Local Music Reviews October 2018

Local Review: John Atkinson / Sabriel’s Orb – John Atkinson / Sabriel’s Orb

Share this:Share on Facebook0Tweet about this on TwitterShare on Google+0Pin on Pinterest0

John Atkinson / Sabriel’s Orb
John Atkinson / Sabriel’s Orb

Whited Sepulchre
Street: 08.31
John Atkinson / Sabriel’s Orb = Dedekind Cut + Oto Hiax

Whited Sepulchre’s split series—which has already been kind to Salt Lake City ambient artists—continues by linking up two musicians from Australia and Utah. John Atkinson (previously of Aa) and Willow Skye-Biggs (here as Sabriel’s Orb, formerly Stag Hare) make up the respective sides of the cassette, and the result is the most immersive and pleasing Whited Sepulchre split so far.

Atkinson’s contributions favor texture and atmosphere over melody. His first track, “Backwaves // Rye,” immediately opens in a swirl of tones. While there is harmonic motion, it doesn’t seem to follow a set progression. Synthesizers fade in and out, naturally ebbing to make room for the next in a never-ending series of chords. The concept firmly actualizes when these instruments fade out into a recording of flowing water from Atkinson’s home in Australia.

Atkinson continues this approach on “First Rain of the New Year,” merging pristine field recordings with a purposefully convoluted, instrumental backdrop. For almost half of the track’s nine-minute runtime, there’s little more than the quivering swell of a single sound littered with bird calls. Even when the palette starts to expand toward the back half, it does so minimally and without sacrificing the unitary nature of the composition.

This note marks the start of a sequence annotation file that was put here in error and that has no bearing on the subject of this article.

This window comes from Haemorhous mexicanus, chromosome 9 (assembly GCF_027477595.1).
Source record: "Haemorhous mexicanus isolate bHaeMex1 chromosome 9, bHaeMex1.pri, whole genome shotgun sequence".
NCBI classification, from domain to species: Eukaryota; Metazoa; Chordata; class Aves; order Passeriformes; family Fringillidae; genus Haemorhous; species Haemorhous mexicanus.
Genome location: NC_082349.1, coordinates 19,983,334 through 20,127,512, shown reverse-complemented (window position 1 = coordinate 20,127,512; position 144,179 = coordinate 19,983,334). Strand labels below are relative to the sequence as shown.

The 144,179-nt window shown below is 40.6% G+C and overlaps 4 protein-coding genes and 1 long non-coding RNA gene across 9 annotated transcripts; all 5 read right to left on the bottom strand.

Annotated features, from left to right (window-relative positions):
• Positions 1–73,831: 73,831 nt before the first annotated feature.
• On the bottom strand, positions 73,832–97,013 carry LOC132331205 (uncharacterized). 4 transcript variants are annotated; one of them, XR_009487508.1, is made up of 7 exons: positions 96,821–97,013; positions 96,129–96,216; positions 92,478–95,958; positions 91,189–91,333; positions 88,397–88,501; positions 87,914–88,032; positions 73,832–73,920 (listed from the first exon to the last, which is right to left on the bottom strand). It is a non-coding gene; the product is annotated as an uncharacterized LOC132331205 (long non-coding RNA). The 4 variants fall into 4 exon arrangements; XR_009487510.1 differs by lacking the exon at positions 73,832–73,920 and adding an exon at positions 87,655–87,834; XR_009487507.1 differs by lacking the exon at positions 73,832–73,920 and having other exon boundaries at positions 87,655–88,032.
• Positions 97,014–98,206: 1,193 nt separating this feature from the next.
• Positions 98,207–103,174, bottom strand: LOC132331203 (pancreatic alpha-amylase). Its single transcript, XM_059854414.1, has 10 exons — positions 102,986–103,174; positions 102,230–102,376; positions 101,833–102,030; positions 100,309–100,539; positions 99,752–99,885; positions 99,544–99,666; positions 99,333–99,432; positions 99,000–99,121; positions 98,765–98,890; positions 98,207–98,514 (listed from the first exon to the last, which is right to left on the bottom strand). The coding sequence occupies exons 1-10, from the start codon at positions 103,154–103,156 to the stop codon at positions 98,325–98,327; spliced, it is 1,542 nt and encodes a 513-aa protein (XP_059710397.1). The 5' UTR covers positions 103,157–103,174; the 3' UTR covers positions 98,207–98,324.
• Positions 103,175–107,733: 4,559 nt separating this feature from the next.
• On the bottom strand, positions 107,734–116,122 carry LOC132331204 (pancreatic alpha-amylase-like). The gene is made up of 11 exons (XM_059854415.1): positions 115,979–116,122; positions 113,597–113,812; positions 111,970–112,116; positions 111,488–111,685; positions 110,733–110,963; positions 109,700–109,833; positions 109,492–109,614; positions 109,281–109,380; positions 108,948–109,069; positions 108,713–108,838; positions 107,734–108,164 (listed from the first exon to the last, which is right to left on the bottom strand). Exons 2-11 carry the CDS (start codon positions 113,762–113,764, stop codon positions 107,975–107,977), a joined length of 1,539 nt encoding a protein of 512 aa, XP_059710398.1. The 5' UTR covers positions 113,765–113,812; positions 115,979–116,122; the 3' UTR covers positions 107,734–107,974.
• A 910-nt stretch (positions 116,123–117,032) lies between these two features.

Though Skye-Biggs’s music is built out of similarly warm and dreamy synthesizers, her relationship to development is entirely different. Her first track “Secret” is simple in its construction. A quiet hum, a steady one-note pulse and a three-note melody take up most of the 10 minutes here, but Skye-Biggs uses subtle gestures like an extra chord tone or shift in repetition to retain the track’s forward motion. “Holding” offers more of the same, but with a greater conflict between clarity and a muted mix.

Where Atkinson used the sounds of his environment to ground his music on Earth, Skye-Biggs is focused on the cosmic and otherworldly. In just four tracks that take up less than 40 minutes, these two artists have shown how far apart they exist on the spectrum of longform synthesizer music. What’s even more wonderous is how this extreme discrepancy doesn’t take away from the split’s cohesion. Throughout is a uniform feeling of purging the negative and making way for a calmer, clearer headspace. –Connor Lockie